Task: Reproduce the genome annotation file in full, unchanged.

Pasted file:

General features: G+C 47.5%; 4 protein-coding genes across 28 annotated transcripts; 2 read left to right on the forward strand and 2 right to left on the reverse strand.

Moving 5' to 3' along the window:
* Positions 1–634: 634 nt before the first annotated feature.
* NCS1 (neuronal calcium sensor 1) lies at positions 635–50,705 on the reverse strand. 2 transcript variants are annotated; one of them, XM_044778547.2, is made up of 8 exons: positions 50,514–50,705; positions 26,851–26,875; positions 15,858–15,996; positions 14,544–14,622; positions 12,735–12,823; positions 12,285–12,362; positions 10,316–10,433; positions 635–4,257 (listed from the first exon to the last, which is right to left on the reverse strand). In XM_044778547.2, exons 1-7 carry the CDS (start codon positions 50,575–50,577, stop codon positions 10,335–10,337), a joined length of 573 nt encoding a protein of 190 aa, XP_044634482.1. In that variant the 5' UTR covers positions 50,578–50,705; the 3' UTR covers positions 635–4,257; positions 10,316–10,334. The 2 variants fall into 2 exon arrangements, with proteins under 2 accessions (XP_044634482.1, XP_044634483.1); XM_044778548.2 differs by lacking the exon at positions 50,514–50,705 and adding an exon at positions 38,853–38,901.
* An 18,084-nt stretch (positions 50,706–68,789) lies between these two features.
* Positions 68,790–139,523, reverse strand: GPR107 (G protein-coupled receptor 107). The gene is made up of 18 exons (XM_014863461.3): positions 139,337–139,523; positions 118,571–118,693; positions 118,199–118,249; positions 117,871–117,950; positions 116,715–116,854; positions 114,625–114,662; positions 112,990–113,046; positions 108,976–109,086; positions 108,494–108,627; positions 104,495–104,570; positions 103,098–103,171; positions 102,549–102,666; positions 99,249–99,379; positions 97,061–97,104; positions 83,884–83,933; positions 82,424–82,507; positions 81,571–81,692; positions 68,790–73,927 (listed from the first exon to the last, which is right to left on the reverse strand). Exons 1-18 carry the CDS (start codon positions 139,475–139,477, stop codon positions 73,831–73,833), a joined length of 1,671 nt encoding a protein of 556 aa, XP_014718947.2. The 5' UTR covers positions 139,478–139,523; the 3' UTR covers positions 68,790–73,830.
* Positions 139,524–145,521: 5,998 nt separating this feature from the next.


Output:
General features: G+C 47.5%; 4 protein-coding genes across 28 annotated transcripts; 2 read left to right on the forward strand and 2 right to left on the reverse strand.

Moving 5' to 3' along the window:
* Positions 1–634: 634 nt before the first annotated feature.
* NCS1 (neuronal calcium sensor 1) lies at positions 635–50,705 on the reverse strand. 2 transcript variants are annotated; one of them, XM_044778547.2, is made up of 8 exons: positions 50,514–50,705; positions 26,851–26,875; positions 15,858–15,996; positions 14,544–14,622; positions 12,735–12,823; positions 12,285–12,362; positions 10,316–10,433; positions 635–4,257 (listed from the first exon to the last, which is right to left on the reverse strand). In XM_044778547.2, exons 1-7 carry the CDS (start codon positions 50,575–50,577, stop codon positions 10,335–10,337), a joined length of 573 nt encoding a protein of 190 aa, XP_044634482.1. In that variant the 5' UTR covers positions 50,578–50,705; the 3' UTR covers positions 635–4,257; positions 10,316–10,334. The 2 variants fall into 2 exon arrangements, with proteins under 2 accessions (XP_044634482.1, XP_044634483.1); XM_044778548.2 differs by lacking the exon at positions 50,514–50,705 and adding an exon at positions 38,853–38,901.
* An 18,084-nt stretch (positions 50,706–68,789) lies between these two features.
* Positions 68,790–139,523, reverse strand: GPR107 (G protein-coupled receptor 107). The gene is made up of 18 exons (XM_014863461.3): positions 139,337–139,523; positions 118,571–118,693; positions 118,199–118,249; positions 117,871–117,950; positions 116,715–116,854; positions 114,625–114,662; positions 112,990–113,046; positions 108,976–109,086; positions 108,494–108,627; positions 104,495–104,570; positions 103,098–103,171; positions 102,549–102,666; positions 99,249–99,379; positions 97,061–97,104; positions 83,884–83,933; positions 82,424–82,507; positions 81,571–81,692; positions 68,790–73,927 (listed from the first exon to the last, which is right to left on the reverse strand). Exons 1-18 carry the CDS (start codon positions 139,475–139,477, stop codon positions 73,831–73,833), a joined length of 1,671 nt encoding a protein of 556 aa, XP_014718947.2. The 5' UTR covers positions 139,478–139,523; the 3' UTR covers positions 68,790–73,830.
* Positions 139,524–145,521: 5,998 nt separating this feature from the next.